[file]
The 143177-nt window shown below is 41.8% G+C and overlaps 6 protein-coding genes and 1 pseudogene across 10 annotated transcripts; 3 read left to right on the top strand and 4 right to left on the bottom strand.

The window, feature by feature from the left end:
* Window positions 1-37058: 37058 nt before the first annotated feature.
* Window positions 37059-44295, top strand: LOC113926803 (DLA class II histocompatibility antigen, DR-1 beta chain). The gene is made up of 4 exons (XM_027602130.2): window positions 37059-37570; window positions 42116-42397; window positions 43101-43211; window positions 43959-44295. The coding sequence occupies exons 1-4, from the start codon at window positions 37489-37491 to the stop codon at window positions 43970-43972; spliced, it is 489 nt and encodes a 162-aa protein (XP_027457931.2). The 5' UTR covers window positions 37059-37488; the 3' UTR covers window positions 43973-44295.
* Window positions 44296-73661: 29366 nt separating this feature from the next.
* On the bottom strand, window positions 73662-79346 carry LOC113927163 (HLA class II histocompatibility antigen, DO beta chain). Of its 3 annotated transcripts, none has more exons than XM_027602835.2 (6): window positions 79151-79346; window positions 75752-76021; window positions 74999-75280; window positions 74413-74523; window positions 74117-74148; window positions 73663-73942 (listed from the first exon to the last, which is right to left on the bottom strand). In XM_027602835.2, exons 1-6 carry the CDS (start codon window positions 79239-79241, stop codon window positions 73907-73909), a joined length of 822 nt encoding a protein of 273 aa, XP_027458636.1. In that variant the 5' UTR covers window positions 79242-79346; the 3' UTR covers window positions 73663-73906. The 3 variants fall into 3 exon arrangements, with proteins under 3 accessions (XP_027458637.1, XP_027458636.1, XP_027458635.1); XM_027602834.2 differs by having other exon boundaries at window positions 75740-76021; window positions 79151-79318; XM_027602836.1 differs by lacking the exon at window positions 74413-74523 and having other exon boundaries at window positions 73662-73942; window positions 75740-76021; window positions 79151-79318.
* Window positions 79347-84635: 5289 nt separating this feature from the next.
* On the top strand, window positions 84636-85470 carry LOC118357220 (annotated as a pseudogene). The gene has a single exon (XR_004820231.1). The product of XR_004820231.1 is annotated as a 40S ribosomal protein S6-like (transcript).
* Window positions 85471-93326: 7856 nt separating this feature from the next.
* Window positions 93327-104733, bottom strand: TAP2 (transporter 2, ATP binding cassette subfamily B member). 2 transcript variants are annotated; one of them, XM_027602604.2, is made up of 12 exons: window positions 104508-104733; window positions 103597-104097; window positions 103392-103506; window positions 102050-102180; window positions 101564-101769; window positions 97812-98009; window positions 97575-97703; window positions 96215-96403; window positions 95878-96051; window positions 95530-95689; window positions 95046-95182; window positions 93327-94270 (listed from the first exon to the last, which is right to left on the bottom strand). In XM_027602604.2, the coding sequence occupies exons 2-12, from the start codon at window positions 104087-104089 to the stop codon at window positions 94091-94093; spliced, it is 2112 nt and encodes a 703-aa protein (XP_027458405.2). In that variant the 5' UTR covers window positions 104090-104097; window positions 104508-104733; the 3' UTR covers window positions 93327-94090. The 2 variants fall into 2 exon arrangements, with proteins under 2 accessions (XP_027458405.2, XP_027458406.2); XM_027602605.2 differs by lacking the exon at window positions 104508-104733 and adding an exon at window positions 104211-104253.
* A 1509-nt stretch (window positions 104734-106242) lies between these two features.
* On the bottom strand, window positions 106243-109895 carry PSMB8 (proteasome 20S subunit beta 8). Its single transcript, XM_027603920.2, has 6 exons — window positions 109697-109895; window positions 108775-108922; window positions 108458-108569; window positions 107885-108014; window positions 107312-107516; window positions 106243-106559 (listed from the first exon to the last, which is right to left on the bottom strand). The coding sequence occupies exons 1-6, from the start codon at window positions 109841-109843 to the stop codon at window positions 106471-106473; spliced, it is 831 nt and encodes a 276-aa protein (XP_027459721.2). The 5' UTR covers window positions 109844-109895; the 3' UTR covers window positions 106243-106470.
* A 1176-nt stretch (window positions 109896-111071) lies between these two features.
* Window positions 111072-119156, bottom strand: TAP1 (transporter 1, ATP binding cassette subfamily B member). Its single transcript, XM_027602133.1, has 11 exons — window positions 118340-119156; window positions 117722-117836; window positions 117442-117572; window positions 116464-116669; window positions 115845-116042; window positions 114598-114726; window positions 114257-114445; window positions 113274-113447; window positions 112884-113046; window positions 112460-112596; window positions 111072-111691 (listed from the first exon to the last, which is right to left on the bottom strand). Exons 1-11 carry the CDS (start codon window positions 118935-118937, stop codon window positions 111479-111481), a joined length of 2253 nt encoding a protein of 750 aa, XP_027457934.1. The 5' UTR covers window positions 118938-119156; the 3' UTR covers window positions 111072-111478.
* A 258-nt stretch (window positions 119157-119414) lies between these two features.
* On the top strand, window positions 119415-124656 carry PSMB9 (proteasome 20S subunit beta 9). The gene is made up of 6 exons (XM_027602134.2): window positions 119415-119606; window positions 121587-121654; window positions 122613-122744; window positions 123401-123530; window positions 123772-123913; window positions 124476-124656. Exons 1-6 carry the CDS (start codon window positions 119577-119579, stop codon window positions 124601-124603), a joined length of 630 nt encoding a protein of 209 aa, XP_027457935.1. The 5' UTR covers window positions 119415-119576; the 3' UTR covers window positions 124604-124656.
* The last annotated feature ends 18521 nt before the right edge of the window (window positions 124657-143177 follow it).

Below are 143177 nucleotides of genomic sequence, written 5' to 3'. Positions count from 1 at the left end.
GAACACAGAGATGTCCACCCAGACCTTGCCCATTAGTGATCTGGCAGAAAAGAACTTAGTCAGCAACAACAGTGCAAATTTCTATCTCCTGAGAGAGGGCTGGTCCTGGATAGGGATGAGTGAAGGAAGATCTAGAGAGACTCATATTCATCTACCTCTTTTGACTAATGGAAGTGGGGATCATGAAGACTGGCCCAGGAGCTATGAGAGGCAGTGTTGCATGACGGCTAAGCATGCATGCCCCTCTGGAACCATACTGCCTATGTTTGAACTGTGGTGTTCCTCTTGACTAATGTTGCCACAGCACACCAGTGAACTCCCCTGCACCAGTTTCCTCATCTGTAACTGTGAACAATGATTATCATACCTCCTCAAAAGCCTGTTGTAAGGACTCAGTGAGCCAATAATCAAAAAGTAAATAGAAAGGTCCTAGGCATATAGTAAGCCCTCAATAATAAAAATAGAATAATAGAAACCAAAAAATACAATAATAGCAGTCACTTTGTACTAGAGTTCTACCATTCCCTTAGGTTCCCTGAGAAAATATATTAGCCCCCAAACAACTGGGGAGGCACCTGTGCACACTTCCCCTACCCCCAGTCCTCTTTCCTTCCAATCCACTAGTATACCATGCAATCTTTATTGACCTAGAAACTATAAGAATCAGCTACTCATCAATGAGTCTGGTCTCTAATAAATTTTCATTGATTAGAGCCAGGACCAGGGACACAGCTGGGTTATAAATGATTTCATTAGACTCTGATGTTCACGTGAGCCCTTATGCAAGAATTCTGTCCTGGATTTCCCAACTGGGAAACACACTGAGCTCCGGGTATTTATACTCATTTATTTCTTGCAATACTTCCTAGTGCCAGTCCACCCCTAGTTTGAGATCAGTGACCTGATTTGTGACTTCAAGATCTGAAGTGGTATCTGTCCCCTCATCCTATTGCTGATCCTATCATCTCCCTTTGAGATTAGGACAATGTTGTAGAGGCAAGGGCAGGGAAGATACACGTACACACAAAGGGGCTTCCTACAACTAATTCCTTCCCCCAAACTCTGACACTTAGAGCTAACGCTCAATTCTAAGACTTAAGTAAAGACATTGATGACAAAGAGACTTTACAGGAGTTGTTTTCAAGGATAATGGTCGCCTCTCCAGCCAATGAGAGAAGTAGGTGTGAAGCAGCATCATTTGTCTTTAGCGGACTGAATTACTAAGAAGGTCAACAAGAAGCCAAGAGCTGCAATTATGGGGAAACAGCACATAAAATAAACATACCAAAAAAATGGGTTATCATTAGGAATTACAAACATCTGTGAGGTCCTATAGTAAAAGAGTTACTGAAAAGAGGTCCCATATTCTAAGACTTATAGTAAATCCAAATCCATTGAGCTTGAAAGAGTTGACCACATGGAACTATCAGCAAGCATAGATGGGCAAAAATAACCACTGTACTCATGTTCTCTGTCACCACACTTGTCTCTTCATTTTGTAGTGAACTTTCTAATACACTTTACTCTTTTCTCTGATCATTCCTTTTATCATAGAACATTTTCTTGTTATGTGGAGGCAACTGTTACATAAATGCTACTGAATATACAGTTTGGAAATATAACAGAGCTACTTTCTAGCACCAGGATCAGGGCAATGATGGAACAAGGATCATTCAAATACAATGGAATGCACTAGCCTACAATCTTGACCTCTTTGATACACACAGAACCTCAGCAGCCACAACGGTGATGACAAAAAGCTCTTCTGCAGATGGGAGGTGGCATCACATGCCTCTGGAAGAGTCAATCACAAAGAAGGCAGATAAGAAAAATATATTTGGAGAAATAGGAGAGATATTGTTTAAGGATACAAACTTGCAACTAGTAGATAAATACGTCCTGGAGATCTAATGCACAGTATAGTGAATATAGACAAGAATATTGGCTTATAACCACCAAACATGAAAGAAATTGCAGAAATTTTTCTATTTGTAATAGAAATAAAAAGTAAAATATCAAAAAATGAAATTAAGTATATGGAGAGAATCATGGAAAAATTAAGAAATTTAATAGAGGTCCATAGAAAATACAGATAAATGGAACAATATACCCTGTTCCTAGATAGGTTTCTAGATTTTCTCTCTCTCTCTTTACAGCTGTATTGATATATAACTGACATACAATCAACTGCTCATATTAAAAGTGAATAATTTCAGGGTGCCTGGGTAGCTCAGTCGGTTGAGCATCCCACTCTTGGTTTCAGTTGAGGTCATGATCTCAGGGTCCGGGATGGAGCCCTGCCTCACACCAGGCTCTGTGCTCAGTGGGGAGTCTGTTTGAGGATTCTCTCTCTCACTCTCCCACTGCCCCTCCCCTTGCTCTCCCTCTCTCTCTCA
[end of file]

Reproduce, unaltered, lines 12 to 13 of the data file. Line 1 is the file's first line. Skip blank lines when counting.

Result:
* On the bottom strand, window positions 106243-109895 carry PSMB8 (proteasome 20S subunit beta 8). Its single transcript, XM_027603920.2, has 6 exons — window positions 109697-109895; window positions 108775-108922; window positions 108458-108569; window positions 107885-108014; window positions 107312-107516; window positions 106243-106559 (listed from the first exon to the last, which is right to left on the bottom strand). The coding sequence occupies exons 1-6, from the start codon at window positions 109841-109843 to the stop codon at window positions 106471-106473; spliced, it is 831 nt and encodes a 276-aa protein (XP_027459721.2). The 5' UTR covers window positions 109844-109895; the 3' UTR covers window positions 106243-106470.
* A 1176-nt stretch (window positions 109896-111071) lies between these two features.